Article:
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Nutrition Series Part 3: The Role of Protein in Recovery

Ever since we were kids, we’ve been bombarded with the idea that “carbs are evil” and “fats are forbidden”. But the reality is, is that we need a variety of each food group in order to live our lives to the fullest. Particularly in eating disorder recovery, our bodies have been through so much and it’s time we start to treat our bodies the way they deserve to be treated. Read up on the importance of each major food group, and how it can be beneficial to eating disorder recovery.


Fortunately, today’s society applauds protein and all the ways it helps your body function. Protein plays a vital role in repairing and building your body’s tissues; we should aim for having a source of protein at every meal because the proteins in our body are constantly being used for the growth and maintenance of our bodies. Interestingly enough, protein is the last source of fuel our bodies want to use for energy. They would rather use carbohydrates or fats instead because they metabolize more quickly compared to proteins. Protein is also used so much throughout the body and is, in a sense, “valuable”.

Put very, very simply, proteins are digested in your stomach and break down into simpler proteins (amino acids) which are then absorbed into the bloodstream.

Benefits and the Importance of Protein:
  • Protein repairs and builds your body’s tissues

  • Protein keeps your metabolism working steadily and appropriately.

  • Enzymes, a type of protein, are used for important functions such as digestion, energy production, blood clotting, and muscle contraction.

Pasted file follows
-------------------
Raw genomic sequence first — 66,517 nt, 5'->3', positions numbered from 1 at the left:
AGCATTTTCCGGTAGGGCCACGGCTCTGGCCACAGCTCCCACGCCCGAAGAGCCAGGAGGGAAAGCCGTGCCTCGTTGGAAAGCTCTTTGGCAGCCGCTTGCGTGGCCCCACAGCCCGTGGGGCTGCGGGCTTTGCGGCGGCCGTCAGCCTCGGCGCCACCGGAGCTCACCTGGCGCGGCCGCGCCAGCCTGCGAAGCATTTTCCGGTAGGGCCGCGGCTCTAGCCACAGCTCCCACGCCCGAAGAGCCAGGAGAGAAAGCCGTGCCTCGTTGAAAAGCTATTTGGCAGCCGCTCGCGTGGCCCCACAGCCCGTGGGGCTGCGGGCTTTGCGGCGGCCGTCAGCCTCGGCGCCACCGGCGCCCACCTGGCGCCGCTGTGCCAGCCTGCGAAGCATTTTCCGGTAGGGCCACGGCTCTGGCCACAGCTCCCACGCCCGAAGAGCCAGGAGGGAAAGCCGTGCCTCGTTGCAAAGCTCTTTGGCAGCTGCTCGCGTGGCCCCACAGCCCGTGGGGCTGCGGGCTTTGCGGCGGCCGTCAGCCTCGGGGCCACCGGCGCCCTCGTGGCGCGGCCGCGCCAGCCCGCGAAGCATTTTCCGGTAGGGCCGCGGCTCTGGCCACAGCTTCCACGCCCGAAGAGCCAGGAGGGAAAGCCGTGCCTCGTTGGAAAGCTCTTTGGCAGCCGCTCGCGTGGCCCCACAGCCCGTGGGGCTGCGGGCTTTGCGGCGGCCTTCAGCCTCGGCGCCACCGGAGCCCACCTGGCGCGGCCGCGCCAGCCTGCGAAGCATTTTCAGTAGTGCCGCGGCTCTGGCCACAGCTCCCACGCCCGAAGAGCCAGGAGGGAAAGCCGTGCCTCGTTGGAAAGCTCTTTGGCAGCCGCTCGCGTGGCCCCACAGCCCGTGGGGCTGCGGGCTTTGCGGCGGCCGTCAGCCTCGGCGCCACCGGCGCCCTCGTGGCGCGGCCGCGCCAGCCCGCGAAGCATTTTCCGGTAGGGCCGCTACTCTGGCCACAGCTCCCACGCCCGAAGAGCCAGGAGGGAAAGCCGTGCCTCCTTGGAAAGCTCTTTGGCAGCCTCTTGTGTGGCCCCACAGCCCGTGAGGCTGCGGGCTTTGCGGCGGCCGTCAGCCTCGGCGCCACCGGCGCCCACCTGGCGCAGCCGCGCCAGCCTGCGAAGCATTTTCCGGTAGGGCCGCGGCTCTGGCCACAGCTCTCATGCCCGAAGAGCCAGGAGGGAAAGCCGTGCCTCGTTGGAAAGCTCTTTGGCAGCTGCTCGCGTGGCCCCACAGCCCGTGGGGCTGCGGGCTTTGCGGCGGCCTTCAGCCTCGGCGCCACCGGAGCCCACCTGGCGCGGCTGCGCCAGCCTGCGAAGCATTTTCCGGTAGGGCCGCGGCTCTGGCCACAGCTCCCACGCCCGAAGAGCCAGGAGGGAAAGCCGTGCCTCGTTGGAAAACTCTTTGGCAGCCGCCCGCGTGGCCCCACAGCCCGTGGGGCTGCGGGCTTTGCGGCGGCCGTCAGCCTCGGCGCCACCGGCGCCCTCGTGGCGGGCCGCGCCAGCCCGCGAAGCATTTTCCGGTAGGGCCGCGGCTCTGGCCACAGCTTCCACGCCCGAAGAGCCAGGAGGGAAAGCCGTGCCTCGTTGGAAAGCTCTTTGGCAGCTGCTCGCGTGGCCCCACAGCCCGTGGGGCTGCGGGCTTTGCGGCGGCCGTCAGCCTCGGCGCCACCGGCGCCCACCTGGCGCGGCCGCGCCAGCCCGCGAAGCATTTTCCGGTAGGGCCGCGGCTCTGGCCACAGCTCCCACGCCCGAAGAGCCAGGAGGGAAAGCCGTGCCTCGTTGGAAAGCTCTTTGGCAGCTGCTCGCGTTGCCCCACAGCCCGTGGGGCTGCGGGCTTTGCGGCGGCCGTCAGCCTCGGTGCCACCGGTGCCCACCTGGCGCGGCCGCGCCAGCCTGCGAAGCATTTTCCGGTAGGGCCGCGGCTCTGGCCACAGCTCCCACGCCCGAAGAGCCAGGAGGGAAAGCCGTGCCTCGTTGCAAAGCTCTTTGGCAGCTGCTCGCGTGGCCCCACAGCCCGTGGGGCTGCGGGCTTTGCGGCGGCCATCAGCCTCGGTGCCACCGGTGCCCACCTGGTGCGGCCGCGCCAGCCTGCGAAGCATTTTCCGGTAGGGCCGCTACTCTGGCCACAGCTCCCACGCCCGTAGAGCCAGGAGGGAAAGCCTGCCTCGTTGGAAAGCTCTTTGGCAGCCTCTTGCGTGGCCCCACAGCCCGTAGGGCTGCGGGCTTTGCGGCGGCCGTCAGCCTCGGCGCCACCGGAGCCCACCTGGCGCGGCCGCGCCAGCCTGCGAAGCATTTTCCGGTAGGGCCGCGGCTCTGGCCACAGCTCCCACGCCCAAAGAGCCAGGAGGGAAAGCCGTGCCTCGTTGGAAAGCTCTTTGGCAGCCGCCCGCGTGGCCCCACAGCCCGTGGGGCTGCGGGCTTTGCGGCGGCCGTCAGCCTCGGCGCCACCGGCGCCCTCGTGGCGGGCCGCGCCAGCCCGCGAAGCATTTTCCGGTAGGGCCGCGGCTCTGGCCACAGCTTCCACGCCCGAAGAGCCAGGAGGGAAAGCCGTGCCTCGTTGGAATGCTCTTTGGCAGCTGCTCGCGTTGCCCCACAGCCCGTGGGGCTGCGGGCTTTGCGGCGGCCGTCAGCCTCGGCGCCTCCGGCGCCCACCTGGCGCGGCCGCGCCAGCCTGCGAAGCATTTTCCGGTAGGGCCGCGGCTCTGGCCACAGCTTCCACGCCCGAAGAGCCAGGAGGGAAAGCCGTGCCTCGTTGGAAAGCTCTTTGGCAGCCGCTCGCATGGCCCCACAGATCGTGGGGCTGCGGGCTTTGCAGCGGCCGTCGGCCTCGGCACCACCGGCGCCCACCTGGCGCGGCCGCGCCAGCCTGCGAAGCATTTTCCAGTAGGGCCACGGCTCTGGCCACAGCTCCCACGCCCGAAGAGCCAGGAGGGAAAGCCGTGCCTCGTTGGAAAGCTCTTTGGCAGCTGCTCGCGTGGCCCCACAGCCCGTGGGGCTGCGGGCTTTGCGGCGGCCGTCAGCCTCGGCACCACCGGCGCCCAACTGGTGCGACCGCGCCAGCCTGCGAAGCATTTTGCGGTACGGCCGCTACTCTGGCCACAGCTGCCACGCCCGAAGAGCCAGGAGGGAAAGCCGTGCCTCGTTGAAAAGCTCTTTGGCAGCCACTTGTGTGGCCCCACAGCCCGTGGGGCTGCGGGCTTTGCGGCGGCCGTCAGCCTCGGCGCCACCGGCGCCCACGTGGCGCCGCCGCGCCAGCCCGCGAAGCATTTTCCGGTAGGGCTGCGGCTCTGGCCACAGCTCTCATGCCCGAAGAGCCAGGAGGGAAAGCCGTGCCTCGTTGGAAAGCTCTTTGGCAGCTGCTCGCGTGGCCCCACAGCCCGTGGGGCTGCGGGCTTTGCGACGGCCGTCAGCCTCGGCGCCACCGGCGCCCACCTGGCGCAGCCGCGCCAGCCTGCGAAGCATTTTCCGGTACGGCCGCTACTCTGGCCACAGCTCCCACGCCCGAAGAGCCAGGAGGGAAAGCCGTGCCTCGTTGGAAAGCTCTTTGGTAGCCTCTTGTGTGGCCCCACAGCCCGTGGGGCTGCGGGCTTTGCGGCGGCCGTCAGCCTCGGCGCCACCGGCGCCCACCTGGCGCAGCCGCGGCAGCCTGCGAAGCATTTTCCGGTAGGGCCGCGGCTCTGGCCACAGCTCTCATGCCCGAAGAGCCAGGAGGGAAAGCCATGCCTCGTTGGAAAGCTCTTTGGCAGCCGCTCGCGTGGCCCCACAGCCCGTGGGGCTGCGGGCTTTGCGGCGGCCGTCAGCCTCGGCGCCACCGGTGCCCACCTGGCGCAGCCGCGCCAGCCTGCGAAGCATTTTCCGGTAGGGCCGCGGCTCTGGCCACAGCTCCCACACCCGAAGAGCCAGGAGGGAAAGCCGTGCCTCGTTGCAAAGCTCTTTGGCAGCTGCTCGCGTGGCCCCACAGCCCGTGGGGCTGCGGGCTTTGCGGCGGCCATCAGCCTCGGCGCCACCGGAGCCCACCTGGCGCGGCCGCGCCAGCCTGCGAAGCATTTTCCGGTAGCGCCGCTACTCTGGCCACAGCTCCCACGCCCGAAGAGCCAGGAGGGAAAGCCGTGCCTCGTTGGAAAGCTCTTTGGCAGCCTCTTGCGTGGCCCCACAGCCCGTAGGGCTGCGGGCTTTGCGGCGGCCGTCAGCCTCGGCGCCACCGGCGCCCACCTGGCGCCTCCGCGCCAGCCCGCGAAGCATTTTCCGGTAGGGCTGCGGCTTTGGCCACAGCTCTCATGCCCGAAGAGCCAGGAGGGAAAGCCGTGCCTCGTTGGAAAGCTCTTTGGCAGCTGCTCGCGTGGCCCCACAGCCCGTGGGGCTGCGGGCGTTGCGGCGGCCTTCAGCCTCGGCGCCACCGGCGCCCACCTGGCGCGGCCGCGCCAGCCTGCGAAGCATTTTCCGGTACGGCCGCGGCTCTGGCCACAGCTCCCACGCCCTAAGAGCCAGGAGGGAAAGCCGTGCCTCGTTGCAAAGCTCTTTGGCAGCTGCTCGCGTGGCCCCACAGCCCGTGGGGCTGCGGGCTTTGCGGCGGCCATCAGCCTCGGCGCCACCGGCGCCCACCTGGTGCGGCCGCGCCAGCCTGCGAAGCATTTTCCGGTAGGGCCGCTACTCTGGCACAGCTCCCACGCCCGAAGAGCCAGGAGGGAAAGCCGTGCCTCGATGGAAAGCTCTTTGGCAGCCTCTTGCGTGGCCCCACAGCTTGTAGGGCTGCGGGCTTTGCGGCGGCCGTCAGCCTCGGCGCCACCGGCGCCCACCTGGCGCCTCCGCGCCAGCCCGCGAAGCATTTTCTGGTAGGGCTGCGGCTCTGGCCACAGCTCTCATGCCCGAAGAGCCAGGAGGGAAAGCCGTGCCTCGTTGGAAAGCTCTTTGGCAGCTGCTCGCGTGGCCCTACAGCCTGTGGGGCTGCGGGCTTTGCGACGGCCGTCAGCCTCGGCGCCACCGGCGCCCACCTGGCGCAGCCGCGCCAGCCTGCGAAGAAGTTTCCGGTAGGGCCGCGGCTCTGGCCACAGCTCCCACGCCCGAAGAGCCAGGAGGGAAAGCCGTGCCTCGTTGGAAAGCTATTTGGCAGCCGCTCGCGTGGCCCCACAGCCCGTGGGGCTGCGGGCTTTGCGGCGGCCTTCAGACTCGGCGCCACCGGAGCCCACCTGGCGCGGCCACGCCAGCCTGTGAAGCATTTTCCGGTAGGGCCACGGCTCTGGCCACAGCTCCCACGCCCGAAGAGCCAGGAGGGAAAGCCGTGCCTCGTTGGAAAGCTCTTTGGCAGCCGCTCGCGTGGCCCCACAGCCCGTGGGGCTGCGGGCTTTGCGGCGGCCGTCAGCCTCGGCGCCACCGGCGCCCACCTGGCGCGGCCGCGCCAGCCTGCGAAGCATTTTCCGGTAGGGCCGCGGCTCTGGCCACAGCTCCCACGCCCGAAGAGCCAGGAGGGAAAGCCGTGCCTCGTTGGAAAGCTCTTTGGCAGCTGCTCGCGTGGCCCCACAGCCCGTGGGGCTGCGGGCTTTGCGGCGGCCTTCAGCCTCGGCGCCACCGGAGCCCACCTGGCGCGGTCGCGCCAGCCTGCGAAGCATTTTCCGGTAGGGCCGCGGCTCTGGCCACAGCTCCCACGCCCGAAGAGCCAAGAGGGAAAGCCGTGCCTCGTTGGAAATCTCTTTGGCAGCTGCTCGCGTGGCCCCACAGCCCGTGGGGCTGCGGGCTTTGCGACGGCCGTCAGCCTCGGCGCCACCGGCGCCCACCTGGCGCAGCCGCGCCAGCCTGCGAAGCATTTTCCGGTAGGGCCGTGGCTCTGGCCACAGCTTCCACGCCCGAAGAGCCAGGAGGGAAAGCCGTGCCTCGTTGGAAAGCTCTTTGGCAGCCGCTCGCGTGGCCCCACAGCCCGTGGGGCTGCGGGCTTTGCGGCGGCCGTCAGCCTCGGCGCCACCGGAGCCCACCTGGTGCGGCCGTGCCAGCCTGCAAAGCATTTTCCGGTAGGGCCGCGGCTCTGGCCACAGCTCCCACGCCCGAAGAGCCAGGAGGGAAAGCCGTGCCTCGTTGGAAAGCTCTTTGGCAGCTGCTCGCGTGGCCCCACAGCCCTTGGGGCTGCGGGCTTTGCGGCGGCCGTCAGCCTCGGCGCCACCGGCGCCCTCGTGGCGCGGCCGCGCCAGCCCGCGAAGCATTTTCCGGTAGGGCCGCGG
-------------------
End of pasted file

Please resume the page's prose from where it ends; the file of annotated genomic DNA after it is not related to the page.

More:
• Hormones are also a type of protein that helps with communication between your cells, organs, and tissues.

  • Protein also creates antibodies to support immune health and fight foreign bacteria and viruses

  • It also stores and transports nutrients throughout your bloodstream.

What Happens If You Don’t Get Enough Protein?
  • You will begin to lose muscle mass, meaning that you lose your strength.

  • Your metabolism will also slow down in an effort to conserve energy and resources.

  • You will feel very fatigued, sluggish, and exhausted throughout the day.

  • You will experience brittle and thinning hair, weak fingernails, and dry skin.

  • Proteins are the building blocks of neurotransmitters, responsible for the chemicals in your brain that regulate your mood and that relay information from one cell to another. Without protein, these neurotransmitters will not function and you will feel more irritable, depressed, and/or angry.

  • You will also likely feel hungry, and never feel satisfied when eating.

Ideas for healthy, complex, nutritious protein:
  • Meats (beef, pork, lamb)

  • Poultry (chicken, turkey)

  • Eggs

  • Dairy (milk, yogurt, cheese)

  • Nuts and seeds

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